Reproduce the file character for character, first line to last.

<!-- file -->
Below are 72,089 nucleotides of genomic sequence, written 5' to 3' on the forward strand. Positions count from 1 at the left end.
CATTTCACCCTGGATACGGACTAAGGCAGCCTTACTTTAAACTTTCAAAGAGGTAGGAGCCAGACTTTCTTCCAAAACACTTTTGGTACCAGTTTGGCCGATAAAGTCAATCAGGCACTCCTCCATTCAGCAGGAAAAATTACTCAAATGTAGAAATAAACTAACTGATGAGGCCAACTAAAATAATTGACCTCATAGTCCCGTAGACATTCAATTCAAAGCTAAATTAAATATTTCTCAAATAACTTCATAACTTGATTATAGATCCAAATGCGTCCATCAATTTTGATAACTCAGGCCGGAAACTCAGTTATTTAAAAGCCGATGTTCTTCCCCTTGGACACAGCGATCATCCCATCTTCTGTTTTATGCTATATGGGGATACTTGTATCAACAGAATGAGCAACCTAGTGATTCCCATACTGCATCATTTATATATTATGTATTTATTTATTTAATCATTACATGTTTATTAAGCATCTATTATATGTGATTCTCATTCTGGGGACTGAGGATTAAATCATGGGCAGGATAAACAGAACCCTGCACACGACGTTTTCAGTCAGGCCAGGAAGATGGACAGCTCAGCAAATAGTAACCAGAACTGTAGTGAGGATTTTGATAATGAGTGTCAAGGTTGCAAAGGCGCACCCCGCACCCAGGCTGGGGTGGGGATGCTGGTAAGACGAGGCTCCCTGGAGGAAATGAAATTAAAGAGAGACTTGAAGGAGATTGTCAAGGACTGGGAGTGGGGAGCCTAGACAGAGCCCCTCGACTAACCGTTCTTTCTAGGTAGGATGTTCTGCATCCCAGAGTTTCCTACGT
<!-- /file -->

Below are 72,089 nucleotides of genomic sequence, written 5' to 3' on the forward strand. Positions count from 1 at the left end.
CATTTCACCCTGGATACGGACTAAGGCAGCCTTACTTTAAACTTTCAAAGAGGTAGGAGCCAGACTTTCTTCCAAAACACTTTTGGTACCAGTTTGGCCGATAAAGTCAATCAGGCACTCCTCCATTCAGCAGGAAAAATTACTCAAATGTAGAAATAAACTAACTGATGAGGCCAACTAAAATAATTGACCTCATAGTCCCGTAGACATTCAATTCAAAGCTAAATTAAATATTTCTCAAATAACTTCATAACTTGATTATAGATCCAAATGCGTCCATCAATTTTGATAACTCAGGCCGGAAACTCAGTTATTTAAAAGCCGATGTTCTTCCCCTTGGACACAGCGATCATCCCATCTTCTGTTTTATGCTATATGGGGATACTTGTATCAACAGAATGAGCAACCTAGTGATTCCCATACTGCATCATTTATATATTATGTATTTATTTATTTAATCATTACATGTTTATTAAGCATCTATTATATGTGATTCTCATTCTGGGGACTGAGGATTAAATCATGGGCAGGATAAACAGAACCCTGCACACGACGTTTTCAGTCAGGCCAGGAAGATGGACAGCTCAGCAAATAGTAACCAGAACTGTAGTGAGGATTTTGATAATGAGTGTCAAGGTTGCAAAGGCGCACCCCGCACCCAGGCTGGGGTGGGGATGCTGGTAAGACGAGGCTCCCTGGAGGAAATGAAATTAAAGAGAGACTTGAAGGAGATTGTCAAGGACTGGGAGTGGGGAGCCTAGACAGAGCCCCTCGACTAACCGTTCTTTCTAGGTAGGATGTTCTGCATCCCAGAGTTTCCTACGT